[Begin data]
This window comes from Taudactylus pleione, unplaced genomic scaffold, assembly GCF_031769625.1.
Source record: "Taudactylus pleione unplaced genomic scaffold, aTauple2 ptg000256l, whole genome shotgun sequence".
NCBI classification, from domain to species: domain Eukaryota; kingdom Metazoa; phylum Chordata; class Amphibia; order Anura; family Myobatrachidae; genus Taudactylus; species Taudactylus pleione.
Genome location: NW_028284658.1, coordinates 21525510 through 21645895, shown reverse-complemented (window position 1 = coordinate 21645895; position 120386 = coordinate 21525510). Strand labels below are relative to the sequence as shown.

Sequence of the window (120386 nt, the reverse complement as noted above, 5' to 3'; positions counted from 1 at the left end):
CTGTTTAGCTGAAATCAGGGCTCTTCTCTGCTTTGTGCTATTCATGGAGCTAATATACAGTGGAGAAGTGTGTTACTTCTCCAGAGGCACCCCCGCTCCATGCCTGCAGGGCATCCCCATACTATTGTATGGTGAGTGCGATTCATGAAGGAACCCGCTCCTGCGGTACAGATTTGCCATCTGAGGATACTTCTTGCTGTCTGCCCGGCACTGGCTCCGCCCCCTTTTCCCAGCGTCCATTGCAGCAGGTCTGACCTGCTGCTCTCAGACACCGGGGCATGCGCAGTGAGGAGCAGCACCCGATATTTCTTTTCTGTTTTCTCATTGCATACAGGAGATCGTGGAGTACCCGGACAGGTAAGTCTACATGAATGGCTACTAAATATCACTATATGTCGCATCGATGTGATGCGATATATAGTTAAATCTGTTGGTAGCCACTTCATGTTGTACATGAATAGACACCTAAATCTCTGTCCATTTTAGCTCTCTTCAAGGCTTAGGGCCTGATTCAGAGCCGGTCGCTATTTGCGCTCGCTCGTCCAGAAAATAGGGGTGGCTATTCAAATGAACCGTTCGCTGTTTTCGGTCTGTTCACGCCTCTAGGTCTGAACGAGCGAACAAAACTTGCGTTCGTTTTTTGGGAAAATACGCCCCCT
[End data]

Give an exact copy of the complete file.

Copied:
This window comes from Taudactylus pleione, unplaced genomic scaffold, assembly GCF_031769625.1.
Source record: "Taudactylus pleione unplaced genomic scaffold, aTauple2 ptg000256l, whole genome shotgun sequence".
NCBI classification, from domain to species: domain Eukaryota; kingdom Metazoa; phylum Chordata; class Amphibia; order Anura; family Myobatrachidae; genus Taudactylus; species Taudactylus pleione.
Genome location: NW_028284658.1, coordinates 21525510 through 21645895, shown reverse-complemented (window position 1 = coordinate 21645895; position 120386 = coordinate 21525510). Strand labels below are relative to the sequence as shown.

Sequence of the window (120386 nt, the reverse complement as noted above, 5' to 3'; positions counted from 1 at the left end):
CTGTTTAGCTGAAATCAGGGCTCTTCTCTGCTTTGTGCTATTCATGGAGCTAATATACAGTGGAGAAGTGTGTTACTTCTCCAGAGGCACCCCCGCTCCATGCCTGCAGGGCATCCCCATACTATTGTATGGTGAGTGCGATTCATGAAGGAACCCGCTCCTGCGGTACAGATTTGCCATCTGAGGATACTTCTTGCTGTCTGCCCGGCACTGGCTCCGCCCCCTTTTCCCAGCGTCCATTGCAGCAGGTCTGACCTGCTGCTCTCAGACACCGGGGCATGCGCAGTGAGGAGCAGCACCCGATATTTCTTTTCTGTTTTCTCATTGCATACAGGAGATCGTGGAGTACCCGGACAGGTAAGTCTACATGAATGGCTACTAAATATCACTATATGTCGCATCGATGTGATGCGATATATAGTTAAATCTGTTGGTAGCCACTTCATGTTGTACATGAATAGACACCTAAATCTCTGTCCATTTTAGCTCTCTTCAAGGCTTAGGGCCTGATTCAGAGCCGGTCGCTATTTGCGCTCGCTCGTCCAGAAAATAGGGGTGGCTATTCAAATGAACCGTTCGCTGTTTTCGGTCTGTTCACGCCTCTAGGTCTGAACGAGCGAACAAAACTTGCGTTCGTTTTTTGGGAAAATACGCCCCCT